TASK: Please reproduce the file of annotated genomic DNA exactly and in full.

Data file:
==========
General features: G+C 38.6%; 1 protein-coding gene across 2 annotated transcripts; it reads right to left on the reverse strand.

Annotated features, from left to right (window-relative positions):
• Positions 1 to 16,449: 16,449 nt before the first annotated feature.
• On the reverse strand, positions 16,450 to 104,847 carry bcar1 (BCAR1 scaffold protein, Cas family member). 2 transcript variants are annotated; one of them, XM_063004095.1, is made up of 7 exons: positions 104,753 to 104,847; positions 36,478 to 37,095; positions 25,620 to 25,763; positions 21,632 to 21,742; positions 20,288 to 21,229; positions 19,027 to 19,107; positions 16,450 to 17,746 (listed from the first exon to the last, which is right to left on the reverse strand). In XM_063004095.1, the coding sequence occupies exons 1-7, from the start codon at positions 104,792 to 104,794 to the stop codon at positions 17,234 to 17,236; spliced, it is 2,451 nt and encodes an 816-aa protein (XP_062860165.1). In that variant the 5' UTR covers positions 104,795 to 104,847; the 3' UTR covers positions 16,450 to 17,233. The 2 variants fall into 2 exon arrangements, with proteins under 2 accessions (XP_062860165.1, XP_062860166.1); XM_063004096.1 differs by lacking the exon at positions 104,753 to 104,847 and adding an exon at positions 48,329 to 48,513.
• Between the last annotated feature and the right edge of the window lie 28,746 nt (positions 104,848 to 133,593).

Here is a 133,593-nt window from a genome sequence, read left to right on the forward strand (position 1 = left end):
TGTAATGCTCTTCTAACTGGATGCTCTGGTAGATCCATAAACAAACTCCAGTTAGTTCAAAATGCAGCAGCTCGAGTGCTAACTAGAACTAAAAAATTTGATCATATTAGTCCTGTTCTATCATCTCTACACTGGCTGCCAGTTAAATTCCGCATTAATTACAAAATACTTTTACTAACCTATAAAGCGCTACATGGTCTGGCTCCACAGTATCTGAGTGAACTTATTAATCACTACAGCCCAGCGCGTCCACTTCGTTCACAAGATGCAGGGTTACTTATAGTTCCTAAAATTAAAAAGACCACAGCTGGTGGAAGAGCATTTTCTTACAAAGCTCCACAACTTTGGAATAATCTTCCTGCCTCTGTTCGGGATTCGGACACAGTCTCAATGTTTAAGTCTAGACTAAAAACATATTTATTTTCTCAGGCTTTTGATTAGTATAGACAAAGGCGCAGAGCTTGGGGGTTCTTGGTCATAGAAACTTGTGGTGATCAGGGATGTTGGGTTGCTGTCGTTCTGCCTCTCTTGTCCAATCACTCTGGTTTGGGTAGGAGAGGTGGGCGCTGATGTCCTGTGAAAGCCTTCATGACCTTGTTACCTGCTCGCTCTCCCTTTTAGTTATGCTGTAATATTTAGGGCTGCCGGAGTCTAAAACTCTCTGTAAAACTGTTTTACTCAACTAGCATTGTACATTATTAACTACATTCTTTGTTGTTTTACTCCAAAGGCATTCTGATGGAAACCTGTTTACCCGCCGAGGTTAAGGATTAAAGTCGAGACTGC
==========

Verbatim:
General features: G+C 38.6%; 1 protein-coding gene across 2 annotated transcripts; it reads right to left on the reverse strand.

Annotated features, from left to right (window-relative positions):
• Positions 1 to 16,449: 16,449 nt before the first annotated feature.
• On the reverse strand, positions 16,450 to 104,847 carry bcar1 (BCAR1 scaffold protein, Cas family member). 2 transcript variants are annotated; one of them, XM_063004095.1, is made up of 7 exons: positions 104,753 to 104,847; positions 36,478 to 37,095; positions 25,620 to 25,763; positions 21,632 to 21,742; positions 20,288 to 21,229; positions 19,027 to 19,107; positions 16,450 to 17,746 (listed from the first exon to the last, which is right to left on the reverse strand). In XM_063004095.1, the coding sequence occupies exons 1-7, from the start codon at positions 104,792 to 104,794 to the stop codon at positions 17,234 to 17,236; spliced, it is 2,451 nt and encodes an 816-aa protein (XP_062860165.1). In that variant the 5' UTR covers positions 104,795 to 104,847; the 3' UTR covers positions 16,450 to 17,233. The 2 variants fall into 2 exon arrangements, with proteins under 2 accessions (XP_062860165.1, XP_062860166.1); XM_063004096.1 differs by lacking the exon at positions 104,753 to 104,847 and adding an exon at positions 48,329 to 48,513.
• Between the last annotated feature and the right edge of the window lie 28,746 nt (positions 104,848 to 133,593).

Here is a 133,593-nt window from a genome sequence, read left to right on the forward strand (position 1 = left end):
TGTAATGCTCTTCTAACTGGATGCTCTGGTAGATCCATAAACAAACTCCAGTTAGTTCAAAATGCAGCAGCTCGAGTGCTAACTAGAACTAAAAAATTTGATCATATTAGTCCTGTTCTATCATCTCTACACTGGCTGCCAGTTAAATTCCGCATTAATTACAAAATACTTTTACTAACCTATAAAGCGCTACATGGTCTGGCTCCACAGTATCTGAGTGAACTTATTAATCACTACAGCCCAGCGCGTCCACTTCGTTCACAAGATGCAGGGTTACTTATAGTTCCTAAAATTAAAAAGACCACAGCTGGTGGAAGAGCATTTTCTTACAAAGCTCCACAACTTTGGAATAATCTTCCTGCCTCTGTTCGGGATTCGGACACAGTCTCAATGTTTAAGTCTAGACTAAAAACATATTTATTTTCTCAGGCTTTTGATTAGTATAGACAAAGGCGCAGAGCTTGGGGGTTCTTGGTCATAGAAACTTGTGGTGATCAGGGATGTTGGGTTGCTGTCGTTCTGCCTCTCTTGTCCAATCACTCTGGTTTGGGTAGGAGAGGTGGGCGCTGATGTCCTGTGAAAGCCTTCATGACCTTGTTACCTGCTCGCTCTCCCTTTTAGTTATGCTGTAATATTTAGGGCTGCCGGAGTCTAAAACTCTCTGTAAAACTGTTTTACTCAACTAGCATTGTACATTATTAACTACATTCTTTGTTGTTTTACTCCAAAGGCATTCTGATGGAAACCTGTTTACCCGCCGAGGTTAAGGATTAAAGTCGAGACTGC